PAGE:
Multiscale Mathematical Biology

The Mathematical Biology group is headed by Prof. Roeland Merks. It is based at the Mathematical Institute and the Institute of Biology Leiden of Leiden University

We develop multiscale, quantitative and predictive computational models of multicellular systems, together with experimental collaborators at a range of institutes in the Netherlands and abroad, including the Institute of Biology Leiden, the Leiden Academic Center for Drug Research, the Hubrecht Institute, Amsterdam Medical Center, VU University Medical Center, and the University of Pittsburgh. Our primary focus is on the mechanisms of biological growth and form, for which we develop multiscale, cell-based modeling approaches.

Multiscale, cell-based modeling

One of the most central questions in biology is how the sequential information in the genome translates to biological form and function.

We need two logical steps to explain how genetics drives biological development, which put the cell in the center of the explanation. First we ask how genes define the cell’s behavior, then we ask how collective cell behavior drives the formation of patterns, shapes, and physiological and pathological functionality at the tissue and organ level.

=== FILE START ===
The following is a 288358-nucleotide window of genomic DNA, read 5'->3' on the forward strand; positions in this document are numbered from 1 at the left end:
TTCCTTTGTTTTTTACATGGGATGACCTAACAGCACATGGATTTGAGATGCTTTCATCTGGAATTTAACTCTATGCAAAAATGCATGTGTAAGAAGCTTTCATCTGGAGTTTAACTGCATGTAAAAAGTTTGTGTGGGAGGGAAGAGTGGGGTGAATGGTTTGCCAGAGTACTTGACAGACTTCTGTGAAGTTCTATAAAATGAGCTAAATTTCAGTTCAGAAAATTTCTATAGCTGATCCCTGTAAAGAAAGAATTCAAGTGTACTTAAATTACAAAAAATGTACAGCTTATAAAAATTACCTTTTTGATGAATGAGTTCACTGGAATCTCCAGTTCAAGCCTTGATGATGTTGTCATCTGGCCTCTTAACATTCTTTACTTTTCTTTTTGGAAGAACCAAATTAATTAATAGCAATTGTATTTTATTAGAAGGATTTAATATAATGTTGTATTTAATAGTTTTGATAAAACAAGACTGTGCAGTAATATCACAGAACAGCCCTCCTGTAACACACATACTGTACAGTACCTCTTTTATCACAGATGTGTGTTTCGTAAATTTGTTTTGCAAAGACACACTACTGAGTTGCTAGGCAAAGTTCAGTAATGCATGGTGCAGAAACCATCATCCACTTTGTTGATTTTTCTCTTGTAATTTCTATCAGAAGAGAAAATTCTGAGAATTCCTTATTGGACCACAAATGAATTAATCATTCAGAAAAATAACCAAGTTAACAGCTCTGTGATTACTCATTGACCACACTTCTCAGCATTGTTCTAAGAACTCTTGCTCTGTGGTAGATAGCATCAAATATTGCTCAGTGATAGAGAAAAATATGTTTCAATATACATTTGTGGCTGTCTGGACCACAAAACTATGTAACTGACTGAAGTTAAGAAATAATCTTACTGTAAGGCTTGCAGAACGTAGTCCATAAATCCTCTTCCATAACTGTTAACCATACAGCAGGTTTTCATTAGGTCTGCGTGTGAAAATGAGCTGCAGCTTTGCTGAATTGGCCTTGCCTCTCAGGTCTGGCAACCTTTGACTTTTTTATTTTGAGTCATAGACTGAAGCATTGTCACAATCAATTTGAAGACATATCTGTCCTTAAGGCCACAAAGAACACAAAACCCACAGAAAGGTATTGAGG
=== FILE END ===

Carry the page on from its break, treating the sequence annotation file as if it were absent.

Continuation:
We are applying this multi-scale, cell-based approach to de novo and sprouting blood vessel growth (angiogenesis and vasculogenesis), to auxin-flux-driven patterning problems in plant development, to problems in tumor growth, and to modeling metabolism of the gut microbiota.

Online talks

  • Mathematical Modelling of Embryonic Development: The Intra- and Extracellular Networks that Coordinate Collective Cell Behaviour. Webinar hosted by Assoc. Prof. Dr. Zeti Azura Mohamed Hussein at the Institute of Systems Biology (INBIOSIS) Universiti Kebangsaan Malaysia, January 8, 2021
  • Mathematical modeling of cell shape and collective cell behavior due to cell-ECM cross-talk. Workshop "Bridging Cellular and Tissue Dynamics from Normal Development to Cancer: Mathematical, Computational, and Experimental Approaches". Banff International Research Station (BIRS), Banff, Canada, June 21, 2019
  • Cell-based, computational modeling of mechanical cell-matrix interactions during embryonic development. Workshop "Mathematics for Developmental Biology". Banff International Research Station (BIRS), Banff, Canada, December 12th, 2017.
  • Multiscale cell-based modeling of mechanical cell-matrix feedback during collective cell behavior. Isaac Newton Institute for Mathematical Sciences, Cambridge, UK, September 18th. 2015.
  • The Morphogenesis of Branched Tissues. Kavli Institute for Theoretical Physics, Santa Barbara, Ca, USA, March 3, 2013.